Before the renovation, the Skiff student newspaper was housed in a cozy room with 16 computers. The student magazine, Image, had a narrow row of desks hidden in a separate adjoining room and the student newscast, News Now, was in a former conference room down the hall and around a corner. They were definitely three separate entities. This is no longer the case.

“Prior to this new facility, I felt that student media were very disjointed. They did not share information or work together. Instead, they had a mindset of ‘competition’ with the other outlets,” said Christina Durano, the News Now news director in fall 2009 and convergence producer the following semester. “Now, not only do student media staff share information and work together on stories, they also produce content for multiple platforms.”

Student leaders from the Skiff and News Now began holding story budget meetings together, sharing ideas and pooling resources. Text versions of broadcast stories run in the Skiff, video is shot for both web and broadcast and information is shared between both organizations.

“Because News Now and Skiff staffers were working in the same newsroom, we were much more aware of what the other one was doing than we were before,” said Julieta Chiquillo, the Skiff’s managing editor in fall 2009 and editor-in-chief the following semester.

But that doesn’t mean it was all easy - or even seamless.

“Even then, we had to establish a system to better communicate,” Chiquillo said.

Being physically close was the first step. As it turns out, the nearly four months of construction was the easy part. Incorporating the traditionally separate outlets was harder, a work still in progress.

“While moving to the convergence center undoubtedly helped the Skiff and News Now feel more comfortable with each other, both outlets need to improve on communicating their expectations of each other if they are to successfully converge,” Chiquillo said.

Chiquillo says the move to the bigger venue made privacy “nonexistent.”

“I had to watch myself when I wanted to talk about a sensitive story with editors or reporters while in the newsroom,” she said.

Chiquillo recalls discussing with a reporter a story about a disputed policy decision made by the student government’s elections committee chairman, and about an hour or two later, the reporter approached Chiquillo to tell her the chairman was in the newsroom working on a class project and to be careful in discussing the subject since he was now in the room.

“As a result of this concern,” she said, “I had to remind my staff several times to be extra careful when discussing stories in the newsroom, even though it's our workplace.”

And then there are the students not working for the media outlets who had frustrations, too.

“The journalism students think that they run the Convergence Center,” said Yee, the strategic communication student.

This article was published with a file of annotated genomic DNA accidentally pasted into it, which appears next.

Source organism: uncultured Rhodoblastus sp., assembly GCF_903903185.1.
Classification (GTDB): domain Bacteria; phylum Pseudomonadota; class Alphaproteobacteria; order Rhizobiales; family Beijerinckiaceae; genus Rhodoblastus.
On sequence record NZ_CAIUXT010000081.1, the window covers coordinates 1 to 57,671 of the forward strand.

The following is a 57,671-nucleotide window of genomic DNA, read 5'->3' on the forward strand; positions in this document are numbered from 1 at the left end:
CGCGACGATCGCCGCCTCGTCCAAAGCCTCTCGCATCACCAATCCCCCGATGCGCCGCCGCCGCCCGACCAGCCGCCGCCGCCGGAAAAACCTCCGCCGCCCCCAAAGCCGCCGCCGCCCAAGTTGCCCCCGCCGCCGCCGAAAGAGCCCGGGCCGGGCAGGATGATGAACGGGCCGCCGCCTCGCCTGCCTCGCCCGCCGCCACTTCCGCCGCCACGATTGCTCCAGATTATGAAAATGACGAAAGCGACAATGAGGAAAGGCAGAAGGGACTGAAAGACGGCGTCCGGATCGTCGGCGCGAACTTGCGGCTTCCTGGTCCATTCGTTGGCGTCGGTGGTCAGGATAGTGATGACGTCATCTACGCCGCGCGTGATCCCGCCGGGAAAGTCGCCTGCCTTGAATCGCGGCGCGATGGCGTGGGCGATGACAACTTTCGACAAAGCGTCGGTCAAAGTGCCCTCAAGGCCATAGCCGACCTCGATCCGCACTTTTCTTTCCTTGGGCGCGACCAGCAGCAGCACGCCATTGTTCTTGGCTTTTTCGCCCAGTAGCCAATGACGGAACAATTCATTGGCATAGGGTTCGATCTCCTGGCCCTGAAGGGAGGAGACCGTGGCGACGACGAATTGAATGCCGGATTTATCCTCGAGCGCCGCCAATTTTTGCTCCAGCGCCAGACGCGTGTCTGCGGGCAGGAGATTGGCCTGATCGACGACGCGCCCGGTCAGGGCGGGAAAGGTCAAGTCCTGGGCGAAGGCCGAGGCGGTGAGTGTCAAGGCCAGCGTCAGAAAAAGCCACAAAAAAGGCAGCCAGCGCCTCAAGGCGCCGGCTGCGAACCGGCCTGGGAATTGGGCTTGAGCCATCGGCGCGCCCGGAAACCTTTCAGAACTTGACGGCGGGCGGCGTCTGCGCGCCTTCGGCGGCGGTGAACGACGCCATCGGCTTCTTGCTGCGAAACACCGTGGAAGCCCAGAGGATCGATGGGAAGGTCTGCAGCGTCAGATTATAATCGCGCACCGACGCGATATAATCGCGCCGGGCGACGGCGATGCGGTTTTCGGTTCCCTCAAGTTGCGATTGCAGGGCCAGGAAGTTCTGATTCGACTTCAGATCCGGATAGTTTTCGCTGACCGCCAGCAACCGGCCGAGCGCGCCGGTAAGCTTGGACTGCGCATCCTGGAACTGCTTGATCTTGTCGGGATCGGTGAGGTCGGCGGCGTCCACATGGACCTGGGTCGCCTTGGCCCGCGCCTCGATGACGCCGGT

“I felt that the Convergence Center was a bit congested and overrun with all of the editorial and broadcast journalism students,” he said. “I understand that it is everybody's workspace, but [I] found that these students were very loud and sometimes found myself getting frustrated from the distractions.”

For the student journalists, achieving true convergence - there are plans to develop an overarching news website, efforts to increase the number text versions of broadcast stories in the newspaper and hope to better integrate the magazine - takes more than knocking down walls. It takes knocking down the traditional way of doing things.

“I think the biggest challenge was changing the mindset of reporters and developing a system through which to converge,” Durano said. “Convergence is a process - and we certainly aren't finished yet - but we are a thousand times more converged than we were.”

Nobody said convergence would be easy.

Aaron Chimbel is an assistant professor of professional practice at TCU’s Schieffer School of Journalism. He also advises TCU News Now. Before this TCU grad returned to campus in 2009 he worked for television stations in Texas, most recently WFAA-TV in Dallas. There he won five Emmy Awards and a national Edward R. Murrow Award.


Research for the Newsroom

By Clyde Bentley, University of Missouri

Donald W. Reynolds Journalism Institute

Editor’s note: As a new feature for readers, The Convergence Newsletter in cooperation with Professor Bentley and the Reynolds Journalism Institute will periodically run excerpts from “Research for the Newsroom,” Bentley’s look at current research of potential benefit to media professionals. We encourage you to read the entire work at

Some of the most intriguing media research dwell less on what we do than on, simply, what we are.